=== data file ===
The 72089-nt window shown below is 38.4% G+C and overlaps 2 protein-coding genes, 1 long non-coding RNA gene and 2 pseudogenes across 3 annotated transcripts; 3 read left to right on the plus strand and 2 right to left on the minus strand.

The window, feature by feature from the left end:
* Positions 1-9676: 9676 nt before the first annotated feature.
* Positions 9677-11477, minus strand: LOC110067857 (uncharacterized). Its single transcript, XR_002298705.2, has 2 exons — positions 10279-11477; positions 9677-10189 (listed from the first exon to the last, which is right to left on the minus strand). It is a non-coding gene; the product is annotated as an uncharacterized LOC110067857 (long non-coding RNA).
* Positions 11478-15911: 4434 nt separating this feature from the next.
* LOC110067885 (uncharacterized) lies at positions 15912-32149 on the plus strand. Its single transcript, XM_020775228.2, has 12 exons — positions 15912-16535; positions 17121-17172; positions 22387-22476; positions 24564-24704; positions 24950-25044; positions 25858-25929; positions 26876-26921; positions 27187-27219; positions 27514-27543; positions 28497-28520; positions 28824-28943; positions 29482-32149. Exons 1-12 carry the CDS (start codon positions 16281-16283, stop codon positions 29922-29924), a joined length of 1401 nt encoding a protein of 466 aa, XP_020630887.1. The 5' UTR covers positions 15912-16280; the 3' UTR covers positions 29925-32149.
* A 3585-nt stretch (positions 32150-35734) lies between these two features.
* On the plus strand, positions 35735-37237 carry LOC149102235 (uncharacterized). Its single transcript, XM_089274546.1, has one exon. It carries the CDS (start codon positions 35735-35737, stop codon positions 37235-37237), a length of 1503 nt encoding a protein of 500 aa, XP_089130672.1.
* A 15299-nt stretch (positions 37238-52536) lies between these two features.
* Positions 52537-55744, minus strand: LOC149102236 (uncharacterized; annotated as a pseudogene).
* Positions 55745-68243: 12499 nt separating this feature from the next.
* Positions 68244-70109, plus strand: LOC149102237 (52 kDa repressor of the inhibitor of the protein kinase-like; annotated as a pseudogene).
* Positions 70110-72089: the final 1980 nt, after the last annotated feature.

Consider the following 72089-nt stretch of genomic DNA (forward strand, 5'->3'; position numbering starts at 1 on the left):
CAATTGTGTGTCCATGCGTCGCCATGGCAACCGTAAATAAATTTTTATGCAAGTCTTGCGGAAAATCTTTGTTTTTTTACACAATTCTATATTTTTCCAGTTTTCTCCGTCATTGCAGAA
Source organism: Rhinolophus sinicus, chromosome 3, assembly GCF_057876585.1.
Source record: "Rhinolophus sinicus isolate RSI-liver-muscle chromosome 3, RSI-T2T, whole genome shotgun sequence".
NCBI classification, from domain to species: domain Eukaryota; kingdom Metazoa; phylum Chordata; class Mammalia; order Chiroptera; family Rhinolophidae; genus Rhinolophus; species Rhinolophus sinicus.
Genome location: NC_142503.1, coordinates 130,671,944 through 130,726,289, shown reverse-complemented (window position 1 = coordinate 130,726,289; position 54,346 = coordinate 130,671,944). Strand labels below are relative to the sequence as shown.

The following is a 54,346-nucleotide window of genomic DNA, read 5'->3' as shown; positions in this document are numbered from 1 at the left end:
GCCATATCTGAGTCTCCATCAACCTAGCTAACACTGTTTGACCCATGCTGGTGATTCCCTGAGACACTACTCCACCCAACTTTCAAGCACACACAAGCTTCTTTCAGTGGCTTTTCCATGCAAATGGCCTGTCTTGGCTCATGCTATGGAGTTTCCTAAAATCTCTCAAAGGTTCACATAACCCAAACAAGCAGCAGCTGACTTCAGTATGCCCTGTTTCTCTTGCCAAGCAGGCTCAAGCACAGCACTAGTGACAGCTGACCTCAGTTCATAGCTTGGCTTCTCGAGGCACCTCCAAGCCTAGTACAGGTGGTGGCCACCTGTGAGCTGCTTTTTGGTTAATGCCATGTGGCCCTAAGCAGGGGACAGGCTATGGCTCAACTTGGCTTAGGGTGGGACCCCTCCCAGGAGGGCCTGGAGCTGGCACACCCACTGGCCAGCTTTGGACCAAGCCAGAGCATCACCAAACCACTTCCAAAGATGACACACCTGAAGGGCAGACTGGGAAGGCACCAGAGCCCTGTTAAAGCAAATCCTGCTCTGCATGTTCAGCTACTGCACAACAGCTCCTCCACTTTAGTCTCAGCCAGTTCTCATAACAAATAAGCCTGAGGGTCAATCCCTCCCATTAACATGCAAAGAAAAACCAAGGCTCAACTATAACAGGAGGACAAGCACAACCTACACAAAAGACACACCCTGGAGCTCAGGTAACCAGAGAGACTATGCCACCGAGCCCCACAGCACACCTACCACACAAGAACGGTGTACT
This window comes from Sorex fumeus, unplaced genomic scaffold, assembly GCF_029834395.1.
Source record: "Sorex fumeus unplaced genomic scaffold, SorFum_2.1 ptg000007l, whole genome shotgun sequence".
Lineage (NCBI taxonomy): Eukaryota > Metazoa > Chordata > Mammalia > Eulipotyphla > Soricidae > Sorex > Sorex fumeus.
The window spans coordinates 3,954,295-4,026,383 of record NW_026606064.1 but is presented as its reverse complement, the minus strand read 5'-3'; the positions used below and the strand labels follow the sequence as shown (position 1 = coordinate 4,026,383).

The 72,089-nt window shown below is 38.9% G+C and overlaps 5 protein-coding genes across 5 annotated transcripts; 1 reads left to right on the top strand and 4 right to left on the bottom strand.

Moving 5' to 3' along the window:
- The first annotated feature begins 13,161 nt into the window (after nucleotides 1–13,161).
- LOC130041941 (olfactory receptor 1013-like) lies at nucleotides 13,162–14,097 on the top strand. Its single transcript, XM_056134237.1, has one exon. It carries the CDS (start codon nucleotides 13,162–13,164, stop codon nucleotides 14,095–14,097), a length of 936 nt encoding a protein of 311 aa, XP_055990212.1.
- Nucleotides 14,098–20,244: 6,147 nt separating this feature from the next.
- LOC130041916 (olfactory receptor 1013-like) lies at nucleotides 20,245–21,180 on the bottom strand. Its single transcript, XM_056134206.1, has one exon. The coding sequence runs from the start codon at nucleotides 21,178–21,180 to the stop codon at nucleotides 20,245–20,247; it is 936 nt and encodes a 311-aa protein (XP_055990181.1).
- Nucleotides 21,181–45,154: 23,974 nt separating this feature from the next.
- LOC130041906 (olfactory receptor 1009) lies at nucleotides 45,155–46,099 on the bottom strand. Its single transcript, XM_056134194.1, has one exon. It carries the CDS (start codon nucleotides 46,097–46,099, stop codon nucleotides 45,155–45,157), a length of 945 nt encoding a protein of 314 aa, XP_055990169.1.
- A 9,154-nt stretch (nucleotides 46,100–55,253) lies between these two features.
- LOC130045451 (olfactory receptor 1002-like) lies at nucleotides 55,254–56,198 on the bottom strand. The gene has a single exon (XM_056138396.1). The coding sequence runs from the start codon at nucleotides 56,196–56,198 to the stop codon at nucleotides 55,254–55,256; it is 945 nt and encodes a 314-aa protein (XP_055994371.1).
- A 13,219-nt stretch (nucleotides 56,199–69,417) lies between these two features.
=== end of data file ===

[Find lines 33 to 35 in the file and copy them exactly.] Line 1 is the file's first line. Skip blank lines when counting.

- LOC130041906 (olfactory receptor 1009) lies at nucleotides 45,155–46,099 on the bottom strand. Its single transcript, XM_056134194.1, has one exon. It carries the CDS (start codon nucleotides 46,097–46,099, stop codon nucleotides 45,155–45,157), a length of 945 nt encoding a protein of 314 aa, XP_055990169.1.
- A 9,154-nt stretch (nucleotides 46,100–55,253) lies between these two features.
- LOC130045451 (olfactory receptor 1002-like) lies at nucleotides 55,254–56,198 on the bottom strand. The gene has a single exon (XM_056138396.1). The coding sequence runs from the start codon at nucleotides 56,196–56,198 to the stop codon at nucleotides 55,254–55,256; it is 945 nt and encodes a 314-aa protein (XP_055994371.1).